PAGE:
Screen shot from 'Run Raven Run' / photo courtesy of TAC

Spanning The Globe With Documentaries

The five-day Archaeology Channel International Film Festival opens May 17

For those who would love to trek around the world and glean significant amounts of history, the Archaeological Legacy Institute is here for you.

The Archaeology Channel International Film Festival, now in its 20th year, will showcase 22 films starting Thursday, May 18, at Sheffer Recital Hall at The Shedd Institute. The films are from far-flung locations such as Iran and Suriname and trace the human timeline from the Upper Paleolithic some 30,000 years ago to the contemporary Indigenous Chukchi of Siberia.

As in past years, all films at the TAC Film Festival are wonderfully made with tight and informative narratives. Two films stand out for their historical examinations of music.

Music Sets You Free: A story of musical notes, imprisonment, horrors and hopes — the fruition of 30 years worth of work by Italian composer, pianist and musicologist Francesco Lotoro — looks at music from inside concentration camps in World War II. The film has voices and memories of direct and indirect witnesses. It’s a journey in search of a ray of light in the darkness and barbarity of wat.

Run Raven Run, directed by Michael Rainin, is a tribute to the enduring soul of the Gypsy people, more properly known as Romani, and their music, from the deserts of Rajashan to the ghettos of Bucharest. 

Yes, the documentary examines the past and present of Roma music, but it also depicts how venerable traditions are turned upside down by new movements, especially inside inaccessible ghettos. Run Raven Run shines a light on youth culture and how it is redefining the outdated values of society.   

The five-day event opens Wednesday, May 17, with the annual festival banquet at The Gordon Tavern inside The Gordon Hotel.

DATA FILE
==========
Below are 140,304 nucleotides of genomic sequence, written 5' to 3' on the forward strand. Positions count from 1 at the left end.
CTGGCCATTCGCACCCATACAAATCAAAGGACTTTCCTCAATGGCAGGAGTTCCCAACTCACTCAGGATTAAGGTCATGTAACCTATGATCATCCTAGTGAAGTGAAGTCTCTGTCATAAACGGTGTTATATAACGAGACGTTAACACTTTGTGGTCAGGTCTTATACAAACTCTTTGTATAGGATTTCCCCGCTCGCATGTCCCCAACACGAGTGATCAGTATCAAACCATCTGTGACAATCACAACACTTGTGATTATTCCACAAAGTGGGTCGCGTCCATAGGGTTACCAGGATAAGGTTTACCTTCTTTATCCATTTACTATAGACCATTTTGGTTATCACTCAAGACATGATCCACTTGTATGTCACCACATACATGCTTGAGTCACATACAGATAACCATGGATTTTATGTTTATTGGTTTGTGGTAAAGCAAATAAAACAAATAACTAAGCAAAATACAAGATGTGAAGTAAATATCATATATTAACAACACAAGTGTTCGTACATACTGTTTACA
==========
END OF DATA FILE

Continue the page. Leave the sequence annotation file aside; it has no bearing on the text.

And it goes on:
This year’s keynote speaker is Nick Card, who is directing the excavations at the Ness of Brodgar site in Orkney Islands in the Northern Isles of Scotland. Discovered just two decades ago, the massive complex has large 5,000-year-old stone-walled buildings and is considered the most significant Neolithic site currently under investigation in Europe.

Card also will make presentations about his Orkney research at The Archaeology Channel Conference on Cultural Heritage Media Saturday, May 20, at Civic Winery and in a free lecture Sunday, May 21, at the Eugene Public Library.

The Archaeology Channel International Film Festival opens  6 pm Wednesday, May 17, with the Festival Banquet  and keynote speaker Nick Card at The Gordon Tavern inside The Gordon Hotel, 555 Oak Street. $65. The TAC Conference on Cultural Heritage Media is 10 am to 5 pm Saturday, May 20 at Civic Winery, 50 E. 11th Avenue ($50 for a day pass or $10 for a specific presentation). The awards presentation is Sunday, May 21, at Capitello Wines, 540 Charnelton Street, and the film screenings at Sheffer Recital Hall at The Shedd Institute, 868 High Street. Both are FREE. Film screening schedule, the time for the award presentation and ticket information is at 


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